Bank of America executives focused on the Charlotte company’s growth in consumer activity on their third-quarter earnings call with analysts today, highlighting year-over-year gains in deposit balances and lower credit delinquencies.
The bank’s CEO, Brian Moynihan, said on the call that he wouldn’t solely credit inflation as the reason for growth in consumer spending. He said transactions year over year are up by the single digits on a consistent basis.
“An analyst might wonder whether the talk of inflation, recession and other factors could rectify in a slower spending growth,” Moynihan said. “We just don’t see it here at Bank of America. Year-to-date spending of $3.1 trillion through September is up 12% compared to last year.”
While consumer spending rose 10% in September, activity slowed some from the 12% growth rate year to date — “which shows you that earlier in the year was a faster year-over-year growth rate,” he said. “But it’s still strong.”
BofA saw deposits this quarter increase by $20 billion from Q3 last year. Credit delinquencies dropped from 2.04% pre-pandemic in September 2019 to 1.38% the same month this year.
“As you can see, whether you look at early- or late-stage card delinquencies, they all remain well below our pre-pandemic levels,” Moynihan said. “These are decades-old lows, and we’re just now seeing gradual move off these lows in early-stage delinquencies. Late-stage delinquencies are still 40% below pre-pandemic levels.”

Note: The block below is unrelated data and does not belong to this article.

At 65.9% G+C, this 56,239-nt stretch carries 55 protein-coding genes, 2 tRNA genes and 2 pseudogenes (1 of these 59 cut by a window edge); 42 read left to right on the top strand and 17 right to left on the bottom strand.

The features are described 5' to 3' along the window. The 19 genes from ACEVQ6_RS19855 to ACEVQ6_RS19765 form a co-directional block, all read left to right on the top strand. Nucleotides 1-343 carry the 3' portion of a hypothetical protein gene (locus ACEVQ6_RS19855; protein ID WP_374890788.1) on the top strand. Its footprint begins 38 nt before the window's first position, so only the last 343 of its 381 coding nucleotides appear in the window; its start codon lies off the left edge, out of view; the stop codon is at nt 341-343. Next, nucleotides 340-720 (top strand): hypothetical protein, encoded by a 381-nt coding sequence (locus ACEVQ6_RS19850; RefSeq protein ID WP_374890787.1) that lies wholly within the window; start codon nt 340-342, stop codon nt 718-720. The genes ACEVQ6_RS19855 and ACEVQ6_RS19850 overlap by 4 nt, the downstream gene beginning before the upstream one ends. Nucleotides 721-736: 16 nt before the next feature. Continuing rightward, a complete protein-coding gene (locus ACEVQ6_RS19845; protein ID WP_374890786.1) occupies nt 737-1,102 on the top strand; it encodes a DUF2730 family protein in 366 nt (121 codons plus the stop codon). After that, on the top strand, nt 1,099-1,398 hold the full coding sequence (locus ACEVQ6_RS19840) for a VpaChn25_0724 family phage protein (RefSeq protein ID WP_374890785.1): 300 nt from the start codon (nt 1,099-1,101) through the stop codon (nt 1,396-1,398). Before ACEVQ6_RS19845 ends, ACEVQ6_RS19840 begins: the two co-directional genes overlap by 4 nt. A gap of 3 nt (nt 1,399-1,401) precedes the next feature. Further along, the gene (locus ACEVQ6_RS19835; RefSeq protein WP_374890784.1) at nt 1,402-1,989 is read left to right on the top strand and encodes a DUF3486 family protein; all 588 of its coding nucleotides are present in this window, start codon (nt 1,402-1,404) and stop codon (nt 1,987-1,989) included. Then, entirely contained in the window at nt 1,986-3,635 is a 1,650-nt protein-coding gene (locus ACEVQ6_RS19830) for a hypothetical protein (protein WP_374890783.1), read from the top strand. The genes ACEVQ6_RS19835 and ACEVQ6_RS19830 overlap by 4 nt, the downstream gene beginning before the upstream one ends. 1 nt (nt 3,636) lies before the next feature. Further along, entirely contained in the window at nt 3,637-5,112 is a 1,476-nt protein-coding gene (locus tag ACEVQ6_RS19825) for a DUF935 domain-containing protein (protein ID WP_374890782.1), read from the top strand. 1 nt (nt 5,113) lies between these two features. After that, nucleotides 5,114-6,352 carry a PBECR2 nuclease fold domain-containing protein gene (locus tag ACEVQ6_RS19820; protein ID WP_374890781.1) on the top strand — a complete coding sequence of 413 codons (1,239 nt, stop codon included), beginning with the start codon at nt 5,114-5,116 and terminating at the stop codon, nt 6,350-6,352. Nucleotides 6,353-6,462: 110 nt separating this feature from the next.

Bank of America Chief Financial Officer Alastair Borthwick added: “And as Brian noted earlier, we’re watching closely the early-stage card delinquencies as they begin to increase modestly.”
Bank of America joined its financial peers, such as Wells Fargo, in posting a year-over-year drop in net profit in Q3 as it put aside higher loan-loss provisions to prepare for economic uncertainties. BofA recorded net income of $7.1 billion, or 81 cents per diluted share in the third quarter. That’s an 8% decrease from $7.7 billion, or 85 cents per share during the same period last year. The bank set aside an $898 million provision for credit losses in the third quarter.
BofA’s revenue increased in this year’s third quarter to $24.5 billion. That’s 8% higher than $22.9 billion a year ago.
The bank’s net interest income rose to $13.8 billion in the most recent quarter — up from $11.1 billion in last year’s Q3. Those results were driven by higher interest rates and solid loan growth, among other factors.
Total loans and leases registered at about $1.03 billion in Q3, including $585 million in commercial loans and $449 million in consumer loans. That’s above the $921 million for last year’s third quarter, which included $501 million in commercial loans and $419 million in consumer loans.
Borthwick said he expects the bank’s net interest income in the fourth quarter to come in at least $1.25 billion higher than during Q3. In the second quarter, he’d told analysts he predicted net interest income to rise about $1 billion in Q3 and again in Q4, totaling a $2 billion increase for both periods. However, net interest income jumped $1.3 billion quarter over quarter, leading him to raise his expectation to an increase of at least $2.6 billion.
He also said he expects the bank’s full-year expenses to land at about $61 billion, which includes its recent settlement with Ambac Financial Group (NYSE: AMBC). CBJ previously noted that BofA had agreed to pay more than $1.8 billion to the bond insurer, which sued the bank over losses tied to Countrywide home loans. It was the last major legal battle for BofA stemming from the 2008 financial crisis and its purchase of the mortgage giant Countrywide.
Bank of America is the Charlotte area’s largest bank by local deposits. It has roughly 18,000 workers in the region.
The bank’s shares closed at $33.62 today, up from the closing price of $31.70 on Oct. 14. Its stock started the year at $49.18 per share.